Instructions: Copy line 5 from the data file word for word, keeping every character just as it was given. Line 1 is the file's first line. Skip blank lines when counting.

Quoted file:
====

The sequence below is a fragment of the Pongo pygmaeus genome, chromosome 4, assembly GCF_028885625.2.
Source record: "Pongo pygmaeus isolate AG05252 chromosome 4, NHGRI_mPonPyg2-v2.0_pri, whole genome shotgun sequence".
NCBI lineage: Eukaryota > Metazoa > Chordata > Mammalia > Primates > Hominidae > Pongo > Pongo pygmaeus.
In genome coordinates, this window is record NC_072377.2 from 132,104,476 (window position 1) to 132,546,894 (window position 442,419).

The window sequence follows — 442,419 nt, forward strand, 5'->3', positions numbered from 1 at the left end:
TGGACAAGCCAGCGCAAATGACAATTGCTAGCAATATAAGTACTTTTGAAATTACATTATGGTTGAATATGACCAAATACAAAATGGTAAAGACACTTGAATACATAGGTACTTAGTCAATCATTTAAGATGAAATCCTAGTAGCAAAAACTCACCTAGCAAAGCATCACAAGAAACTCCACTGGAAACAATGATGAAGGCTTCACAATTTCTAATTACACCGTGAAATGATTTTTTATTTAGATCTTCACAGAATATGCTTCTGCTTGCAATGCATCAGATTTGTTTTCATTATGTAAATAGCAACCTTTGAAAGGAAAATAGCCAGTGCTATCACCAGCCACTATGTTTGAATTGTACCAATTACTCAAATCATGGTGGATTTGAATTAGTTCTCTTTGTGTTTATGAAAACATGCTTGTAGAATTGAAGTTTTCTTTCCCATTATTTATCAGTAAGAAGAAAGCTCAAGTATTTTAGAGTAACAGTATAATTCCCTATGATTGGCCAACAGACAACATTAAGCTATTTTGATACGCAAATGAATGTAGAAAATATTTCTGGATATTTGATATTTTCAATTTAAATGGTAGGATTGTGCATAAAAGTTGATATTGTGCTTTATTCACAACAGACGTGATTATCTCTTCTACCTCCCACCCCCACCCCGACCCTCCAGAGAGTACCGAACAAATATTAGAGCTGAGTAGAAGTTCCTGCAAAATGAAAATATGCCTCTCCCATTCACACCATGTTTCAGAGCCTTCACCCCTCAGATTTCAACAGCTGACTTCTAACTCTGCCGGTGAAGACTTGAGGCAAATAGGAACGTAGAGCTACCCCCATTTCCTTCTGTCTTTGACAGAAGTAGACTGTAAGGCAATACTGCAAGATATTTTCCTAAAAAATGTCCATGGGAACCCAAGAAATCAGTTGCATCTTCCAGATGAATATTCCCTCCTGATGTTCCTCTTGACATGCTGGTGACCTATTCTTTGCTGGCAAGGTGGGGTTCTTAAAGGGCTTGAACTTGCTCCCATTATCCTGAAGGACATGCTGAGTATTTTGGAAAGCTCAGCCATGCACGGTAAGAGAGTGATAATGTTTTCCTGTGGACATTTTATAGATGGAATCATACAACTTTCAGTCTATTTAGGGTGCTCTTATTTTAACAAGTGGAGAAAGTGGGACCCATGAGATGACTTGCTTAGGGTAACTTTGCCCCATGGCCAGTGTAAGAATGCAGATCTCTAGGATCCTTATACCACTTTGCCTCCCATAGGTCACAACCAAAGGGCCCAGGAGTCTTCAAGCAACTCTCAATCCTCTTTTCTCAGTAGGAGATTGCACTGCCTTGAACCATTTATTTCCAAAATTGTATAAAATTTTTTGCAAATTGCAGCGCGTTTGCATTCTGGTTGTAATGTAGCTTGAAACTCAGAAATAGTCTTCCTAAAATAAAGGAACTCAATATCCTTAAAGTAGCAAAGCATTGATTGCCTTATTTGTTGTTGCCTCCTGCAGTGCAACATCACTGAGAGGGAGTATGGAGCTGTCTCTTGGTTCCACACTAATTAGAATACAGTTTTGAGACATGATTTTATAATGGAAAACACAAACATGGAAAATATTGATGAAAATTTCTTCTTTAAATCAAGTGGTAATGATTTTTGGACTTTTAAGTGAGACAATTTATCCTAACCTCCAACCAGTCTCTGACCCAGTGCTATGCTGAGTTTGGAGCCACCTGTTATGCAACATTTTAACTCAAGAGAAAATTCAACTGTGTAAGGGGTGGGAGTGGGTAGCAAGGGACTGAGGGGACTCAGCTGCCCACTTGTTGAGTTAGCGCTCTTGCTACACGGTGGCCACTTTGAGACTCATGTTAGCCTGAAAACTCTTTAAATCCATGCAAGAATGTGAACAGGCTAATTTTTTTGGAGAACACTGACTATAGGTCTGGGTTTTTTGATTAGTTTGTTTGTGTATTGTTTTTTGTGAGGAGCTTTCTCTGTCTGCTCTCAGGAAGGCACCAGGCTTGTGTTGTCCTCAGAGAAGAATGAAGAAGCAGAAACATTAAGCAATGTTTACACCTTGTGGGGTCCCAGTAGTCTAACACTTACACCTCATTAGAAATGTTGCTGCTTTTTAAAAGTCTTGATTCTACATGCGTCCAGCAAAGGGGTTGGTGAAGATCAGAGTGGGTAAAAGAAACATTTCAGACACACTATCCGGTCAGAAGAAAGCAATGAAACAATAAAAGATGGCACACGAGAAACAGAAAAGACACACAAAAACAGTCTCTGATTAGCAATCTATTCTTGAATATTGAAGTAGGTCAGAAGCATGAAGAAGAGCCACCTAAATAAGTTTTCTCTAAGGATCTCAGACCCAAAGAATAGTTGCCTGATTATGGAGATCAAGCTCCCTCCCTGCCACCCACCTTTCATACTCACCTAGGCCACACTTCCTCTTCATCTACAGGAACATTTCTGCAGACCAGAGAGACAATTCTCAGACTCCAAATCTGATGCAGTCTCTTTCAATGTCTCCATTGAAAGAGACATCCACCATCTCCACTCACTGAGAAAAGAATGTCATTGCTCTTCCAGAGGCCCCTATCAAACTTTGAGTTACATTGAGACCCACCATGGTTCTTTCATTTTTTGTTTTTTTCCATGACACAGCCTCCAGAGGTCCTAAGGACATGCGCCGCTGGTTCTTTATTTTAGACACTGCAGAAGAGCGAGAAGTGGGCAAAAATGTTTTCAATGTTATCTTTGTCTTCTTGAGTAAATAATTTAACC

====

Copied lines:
The window sequence follows — 442,419 nt, forward strand, 5'->3', positions numbered from 1 at the left end: